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Set Up Your Tablet to Power Your Media

Image courtesy Samsung

With the amount of storage space available on tablets, it's no wonder it's so common to find them used as media hubs. Along with the storage space, they're extremely affordable when compared to more complicated media centers. Learn how to use these agile devices to power your media.

Image courtesy Samsung

Connect Your Tablet to the TV

The most difficult part of using a tablet as a media center or hub is figuring out how to connect the device to your television. One of simplest ways is to purchase an HDMI adapter specifically built for your tablet, if your tablet doesn't have an HDMI port built into it. The adapter will add an HDMI port to your tablet, and then you can use a standard HDMI cable to connect it to your HDTV.

Image courtesy Samsung

Wirelessly Connected

If running a long HDMI cable across your living-room floor isn't all that appealing, look into wireless options for streaming content from a tablet to a TV. AllShare Cast is one example of wireless streaming, and is built into some tablets currently on the market. In order to get the feature to work on your TV you'll need an accessory such as the AllShare Cast Wireless Hub (pictured here) or something similar depending on your tablet.

Image courtesy YouTube

It's All About the Content

After you've figured out a way to get media from your device to your TV, there are a few different options available for you to get content onto your TV. Some are free, while others are not. One of the free services is already installed on your device and offers a ton of content: YouTube. Using the YouTube app, you can stream videos through your tablet to your TV. Children's programming, music videos, comedy and even clips from popular TV shows can all be found on YouTube.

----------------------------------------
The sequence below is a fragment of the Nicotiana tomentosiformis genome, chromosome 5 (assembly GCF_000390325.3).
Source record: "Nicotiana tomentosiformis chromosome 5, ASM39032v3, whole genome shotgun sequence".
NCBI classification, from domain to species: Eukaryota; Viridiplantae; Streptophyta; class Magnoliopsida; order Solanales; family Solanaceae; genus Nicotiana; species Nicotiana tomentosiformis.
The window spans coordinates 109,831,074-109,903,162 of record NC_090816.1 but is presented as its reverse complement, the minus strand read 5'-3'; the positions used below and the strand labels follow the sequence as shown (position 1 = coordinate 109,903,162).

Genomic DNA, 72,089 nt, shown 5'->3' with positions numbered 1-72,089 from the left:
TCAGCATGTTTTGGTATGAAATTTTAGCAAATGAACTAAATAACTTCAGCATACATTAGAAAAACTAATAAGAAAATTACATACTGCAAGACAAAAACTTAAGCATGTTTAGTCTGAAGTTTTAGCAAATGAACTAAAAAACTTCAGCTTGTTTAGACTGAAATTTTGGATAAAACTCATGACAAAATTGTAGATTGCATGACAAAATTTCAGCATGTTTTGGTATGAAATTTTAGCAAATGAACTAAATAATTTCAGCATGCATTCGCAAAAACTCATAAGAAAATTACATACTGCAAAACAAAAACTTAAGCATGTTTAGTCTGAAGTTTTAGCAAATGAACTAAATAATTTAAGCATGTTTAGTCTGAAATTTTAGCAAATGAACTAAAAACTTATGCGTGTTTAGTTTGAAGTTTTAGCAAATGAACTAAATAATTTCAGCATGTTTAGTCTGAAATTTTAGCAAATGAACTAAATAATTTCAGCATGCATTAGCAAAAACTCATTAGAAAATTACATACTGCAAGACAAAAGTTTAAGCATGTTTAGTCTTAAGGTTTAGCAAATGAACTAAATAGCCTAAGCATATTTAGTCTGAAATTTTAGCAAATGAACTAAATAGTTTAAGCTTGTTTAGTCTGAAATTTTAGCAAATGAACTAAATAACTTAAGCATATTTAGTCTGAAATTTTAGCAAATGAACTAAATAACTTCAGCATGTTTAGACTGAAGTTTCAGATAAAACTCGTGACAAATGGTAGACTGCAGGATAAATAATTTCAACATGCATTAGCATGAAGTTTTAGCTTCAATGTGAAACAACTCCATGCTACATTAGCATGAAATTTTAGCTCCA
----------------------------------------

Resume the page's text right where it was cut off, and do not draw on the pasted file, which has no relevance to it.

Image courtesy Google Play Music

Music

The default music app on your device is capable of playing your locally stored music library, which you can add to your device using syncing software. But there are other services available that will stream content, such as radio stations or random mixes, for a monthly fee. Google Play Music, installed on all Android™ tablets, will stream your library, or sign up for All Access to stream music from the cloud to your TV.

Image courtesy Samsung

Photos

The Gallery app will let you view your photos and even place them on your TV screen so other friends and family members can partake in the viewing. Slideshows and content from your Gallery app or something similar can be sent to your TV with just the tap of a button in a wireless setup. For a wired setup, you should be good to go as soon as it's plugged in. Viewing photos from a recent vacation or big life event is better on an HDTV.

Image courtesy Netflix

Netflix

Installed by default on more and more devices is one of the leading media streaming companies available: Netflix. For a monthly fee of $7.99 you can stream movies, TV shows and documentaries on a lengthy list of supported devices. One of those devices is likely your tablet, and with it connected to your TV, you can view this content on your big screen.

Image courtesy Dropbox

Dropbox

Another app commonly found on most devices is Dropbox. The file-sharing service helps you keep files stored in a cloud and in sync across several devices. One of the advantages of storing your media files in your Dropbox account and accessing them from your tablet is that the files don't take up storage space on your tablet. Also, any movie or music files will stream in the Dropbox app, which can then be played on your TV.

Image courtesy Samsung

Syncing Media to Your Device

You can store a lot of information on your tablet, but to get that content to your device you'll need to sync it with your computer. Using an application such as Samsung Smart Switch will help you sync personal information along with media to your tablet. In turn, you can then play the content stored on your tablet on your TV.

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